Denying Palestinian statehood, on the other hand, would be like handing a prize to those who deny the Palestinians their legitimate rights, he added.

Although nothing has changed on the ground since November 29, the question of Palestinian statehood goes beyond the theoretical realm. Jerusalem fiercely opposed the Palestinian quest for UN nonmember state status, regarding it as a betrayal of the bilateral negotiation process, worrying that it would encourage the Palestinians to believe that they could attain full independence without legitimizing and compromising with Israel, and fearing the upgrade could enable Palestine to drag Israel to the International Criminal Court over alleged war crimes.

In 2009, Palestinian Justice Minister Ali Khashan asked the ICC to investigate Israel’s conduct in the West Bank and Gaza. In April of this year, the prosecutor’s office declined the request, noting that, because Palestine’s status was that of “observer” and not a “non‐member state,” it had no jurisdiction to launch an investigation into acts committed in Palestine.

‘In whose name are the orders being given? This is the main test for statehood’

Today, this argument is no longer valid, and Palestinian leaders have already threatened to take Israel to the ICC. So far, the ICC has been mum over Palestine’s ability to sue Israel. One day after the vote in the GA the prosecutor’s office released a brief statement saying that it “will consider the legal implications of this resolution.”

“The challenge for the ICC will be to demonstrate that its decision is not a political choice, but that it is the result of legal analysis,” Cerone wrote in an article for the American Society of International Law. “Whatever decision it makes, it will likely be decried as a political choice by the opposing camps (either as yet another example of anti-Israel bias in international organizations or as caving to political pressure exerted by the United States).”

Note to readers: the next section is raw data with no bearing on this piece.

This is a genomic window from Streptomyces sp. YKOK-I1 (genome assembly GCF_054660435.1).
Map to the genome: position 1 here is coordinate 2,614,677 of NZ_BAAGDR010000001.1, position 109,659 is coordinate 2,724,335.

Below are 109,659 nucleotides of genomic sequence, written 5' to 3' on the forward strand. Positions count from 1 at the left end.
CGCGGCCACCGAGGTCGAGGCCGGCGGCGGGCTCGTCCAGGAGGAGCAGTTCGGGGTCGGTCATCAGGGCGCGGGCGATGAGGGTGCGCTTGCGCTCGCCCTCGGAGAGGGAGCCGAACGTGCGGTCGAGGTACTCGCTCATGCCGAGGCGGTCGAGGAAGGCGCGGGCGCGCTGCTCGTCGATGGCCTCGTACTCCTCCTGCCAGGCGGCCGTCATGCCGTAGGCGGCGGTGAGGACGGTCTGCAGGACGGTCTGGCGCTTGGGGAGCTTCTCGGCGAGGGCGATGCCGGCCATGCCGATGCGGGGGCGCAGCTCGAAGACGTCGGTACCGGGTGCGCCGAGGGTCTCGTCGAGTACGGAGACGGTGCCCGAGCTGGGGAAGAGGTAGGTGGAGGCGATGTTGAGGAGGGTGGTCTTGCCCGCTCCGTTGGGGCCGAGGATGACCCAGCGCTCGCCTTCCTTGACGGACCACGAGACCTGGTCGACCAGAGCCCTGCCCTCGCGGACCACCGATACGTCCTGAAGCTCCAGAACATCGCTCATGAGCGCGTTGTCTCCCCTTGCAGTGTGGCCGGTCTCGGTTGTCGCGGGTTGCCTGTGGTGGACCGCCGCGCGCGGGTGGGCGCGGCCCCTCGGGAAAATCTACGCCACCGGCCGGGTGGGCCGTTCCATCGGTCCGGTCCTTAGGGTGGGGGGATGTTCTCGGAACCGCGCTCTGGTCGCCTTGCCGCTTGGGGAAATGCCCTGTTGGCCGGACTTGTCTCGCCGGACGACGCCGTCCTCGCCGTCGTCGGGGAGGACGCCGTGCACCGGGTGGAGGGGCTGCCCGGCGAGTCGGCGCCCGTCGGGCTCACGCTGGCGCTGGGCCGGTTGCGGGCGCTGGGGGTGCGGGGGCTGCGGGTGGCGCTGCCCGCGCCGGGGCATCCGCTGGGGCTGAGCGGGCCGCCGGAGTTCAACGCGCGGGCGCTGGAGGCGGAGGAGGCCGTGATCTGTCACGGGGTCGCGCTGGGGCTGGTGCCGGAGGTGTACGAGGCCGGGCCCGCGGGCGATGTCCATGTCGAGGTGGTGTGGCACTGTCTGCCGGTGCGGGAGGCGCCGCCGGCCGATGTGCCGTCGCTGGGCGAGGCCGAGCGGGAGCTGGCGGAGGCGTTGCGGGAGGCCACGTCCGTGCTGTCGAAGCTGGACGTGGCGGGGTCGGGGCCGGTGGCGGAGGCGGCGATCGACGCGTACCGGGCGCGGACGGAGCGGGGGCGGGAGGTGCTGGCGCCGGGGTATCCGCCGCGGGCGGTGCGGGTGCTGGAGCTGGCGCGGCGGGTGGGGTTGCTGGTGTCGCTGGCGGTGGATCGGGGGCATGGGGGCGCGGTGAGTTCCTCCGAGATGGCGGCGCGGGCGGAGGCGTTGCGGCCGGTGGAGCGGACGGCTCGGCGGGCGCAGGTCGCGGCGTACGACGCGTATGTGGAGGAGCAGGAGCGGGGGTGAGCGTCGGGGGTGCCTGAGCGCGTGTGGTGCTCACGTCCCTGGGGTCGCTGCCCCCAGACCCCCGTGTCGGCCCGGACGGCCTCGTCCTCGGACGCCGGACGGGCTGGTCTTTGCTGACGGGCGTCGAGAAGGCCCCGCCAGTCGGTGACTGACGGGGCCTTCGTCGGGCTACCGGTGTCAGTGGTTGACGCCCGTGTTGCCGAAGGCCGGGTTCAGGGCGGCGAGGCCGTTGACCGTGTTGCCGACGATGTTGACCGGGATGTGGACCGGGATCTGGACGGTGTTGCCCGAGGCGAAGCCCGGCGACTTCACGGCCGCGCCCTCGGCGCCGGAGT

International law might not have a yes-or-no answer to the question of Palestinian statehood, but according to Israeli law professor Eyal Benvenisti, it is the Palestinians themselves who can determine whether Palestine will be recognized as a real state or not in the future.

“In whose name are the orders being given? This is the main test for statehood,” he said. “If the PA is exercising the power that is granted to them by the Oslo Accords, this means they’re an agency whose authority is based on an agreement between Israel and the PLO, which directly demonstrates that [Palestine] does not regard itself as a state.”

A state doesn’t become a state through declarations, but through actions, added Benvenisti, who is considered one of the world’s foremost experts on the question of statehood in international law.

“Statehood is responsibility,” he said. “You cannot be a state without the ability to act like a state and without effectively acting as such. The burden is on them to prove that they’re a state.”